The first time I sat down and decided to write was after being prompted by the librarian in my local library. I was 15 – if I remember correctly – and I had never thought about writing before. One day she asked me if I wrote because I read so much.
I remember looking at her dumbfounded.
“I don’t. I’ve never written anything in my life.”
That was clearly a lie, because I had written stuff before. I had written my name, I had written for my Italian homework and my history homework and my Latin homework and my English homework. But I had never taken the time to write what I thought of as “real writing”, creative writing.
So I thought about it, sat down one day and started writing.
I can’t remember what was the first thing I wrote – even after going through my old notebooks – but I do remember my first attempt at a novel. It was about an arranged marriage between two rich kids in their 20s. I had the characters, I had written 50 A4 pages and then I didn’t feel it anymore. I abandoned the story hoping that I would get back to it at some point. That has yet to happen.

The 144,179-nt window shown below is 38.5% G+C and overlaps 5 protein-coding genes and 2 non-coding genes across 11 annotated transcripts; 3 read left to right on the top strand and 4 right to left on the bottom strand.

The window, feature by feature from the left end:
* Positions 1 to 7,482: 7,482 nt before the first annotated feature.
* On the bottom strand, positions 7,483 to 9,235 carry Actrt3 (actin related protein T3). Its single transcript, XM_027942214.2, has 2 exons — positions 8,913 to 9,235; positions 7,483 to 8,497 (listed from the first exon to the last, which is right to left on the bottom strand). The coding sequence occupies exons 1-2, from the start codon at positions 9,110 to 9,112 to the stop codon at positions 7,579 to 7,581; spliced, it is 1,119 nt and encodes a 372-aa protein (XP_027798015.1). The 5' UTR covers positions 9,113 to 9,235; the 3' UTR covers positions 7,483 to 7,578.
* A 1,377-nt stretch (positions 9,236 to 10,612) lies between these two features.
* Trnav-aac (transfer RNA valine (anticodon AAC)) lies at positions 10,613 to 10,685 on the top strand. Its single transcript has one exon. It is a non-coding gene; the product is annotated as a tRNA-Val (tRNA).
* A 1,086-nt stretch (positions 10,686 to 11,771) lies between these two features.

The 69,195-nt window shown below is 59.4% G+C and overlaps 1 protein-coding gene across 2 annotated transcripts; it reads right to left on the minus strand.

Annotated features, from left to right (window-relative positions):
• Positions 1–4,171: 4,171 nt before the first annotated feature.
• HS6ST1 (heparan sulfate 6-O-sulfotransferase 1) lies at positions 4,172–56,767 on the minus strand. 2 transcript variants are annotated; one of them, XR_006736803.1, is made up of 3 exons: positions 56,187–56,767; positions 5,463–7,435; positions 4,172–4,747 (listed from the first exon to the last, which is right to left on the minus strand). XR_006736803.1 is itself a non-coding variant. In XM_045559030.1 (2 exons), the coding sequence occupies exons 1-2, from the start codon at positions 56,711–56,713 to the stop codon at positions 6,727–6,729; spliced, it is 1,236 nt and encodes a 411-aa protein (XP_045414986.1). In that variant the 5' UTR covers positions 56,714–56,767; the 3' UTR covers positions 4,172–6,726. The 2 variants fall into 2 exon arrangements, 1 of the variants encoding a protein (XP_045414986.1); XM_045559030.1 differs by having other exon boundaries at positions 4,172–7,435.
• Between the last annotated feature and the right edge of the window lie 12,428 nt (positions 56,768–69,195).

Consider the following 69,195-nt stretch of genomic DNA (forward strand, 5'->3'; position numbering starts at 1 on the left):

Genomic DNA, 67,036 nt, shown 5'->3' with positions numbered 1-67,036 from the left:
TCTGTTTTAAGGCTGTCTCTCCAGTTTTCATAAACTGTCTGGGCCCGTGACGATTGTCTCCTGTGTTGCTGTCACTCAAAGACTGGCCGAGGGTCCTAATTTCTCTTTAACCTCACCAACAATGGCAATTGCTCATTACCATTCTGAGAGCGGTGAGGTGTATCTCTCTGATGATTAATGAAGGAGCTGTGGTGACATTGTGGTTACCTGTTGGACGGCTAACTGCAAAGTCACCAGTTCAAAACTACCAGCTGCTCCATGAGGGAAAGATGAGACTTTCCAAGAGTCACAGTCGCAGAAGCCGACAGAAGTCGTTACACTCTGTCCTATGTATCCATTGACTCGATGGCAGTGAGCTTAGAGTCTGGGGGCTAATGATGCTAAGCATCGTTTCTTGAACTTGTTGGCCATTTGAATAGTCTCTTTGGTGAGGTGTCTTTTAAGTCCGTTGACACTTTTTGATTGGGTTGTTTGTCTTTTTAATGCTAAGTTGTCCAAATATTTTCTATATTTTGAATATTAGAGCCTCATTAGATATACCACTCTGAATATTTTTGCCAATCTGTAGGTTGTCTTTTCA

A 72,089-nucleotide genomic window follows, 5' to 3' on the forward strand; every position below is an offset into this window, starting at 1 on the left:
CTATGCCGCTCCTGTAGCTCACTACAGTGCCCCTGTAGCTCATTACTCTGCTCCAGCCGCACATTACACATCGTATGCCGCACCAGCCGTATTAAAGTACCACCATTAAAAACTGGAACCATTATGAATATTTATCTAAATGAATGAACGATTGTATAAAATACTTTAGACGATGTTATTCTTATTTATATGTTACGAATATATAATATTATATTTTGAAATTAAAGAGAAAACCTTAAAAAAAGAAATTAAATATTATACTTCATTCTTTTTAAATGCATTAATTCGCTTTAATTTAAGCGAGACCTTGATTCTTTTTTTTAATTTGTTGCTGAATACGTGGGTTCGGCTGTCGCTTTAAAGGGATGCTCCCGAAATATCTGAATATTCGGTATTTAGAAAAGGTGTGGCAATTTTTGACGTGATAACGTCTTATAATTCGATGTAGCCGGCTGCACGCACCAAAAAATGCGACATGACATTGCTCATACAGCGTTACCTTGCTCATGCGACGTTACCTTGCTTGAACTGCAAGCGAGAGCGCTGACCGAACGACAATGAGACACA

My first successful attempt at writing was a novel that took inspiration from Pride and Prejudice, and I wrote it from the guy’s POV.
Things have changed since I first wrote something. I have changed and my writing has grown with me.
The underlying reason that propels me to write has stayed the same. I want to tell stories, real or imagined. I want to read them and tell me what I think.
Today I write fiction and non-fiction. Today I write poetry and short stories. I write songs. I just write.
But I write about what I see now. I write about my reality, and how I interpret other people’s reality. I write about things I care about like politics, identity, and other stuff. I write because I cannot silence my opinionated voice. I write because I have something to say.
I write because my roots have put it in my blood. My family is one of bards.
I write to satisfy my inner story-teller, to unleash my inner story-teller.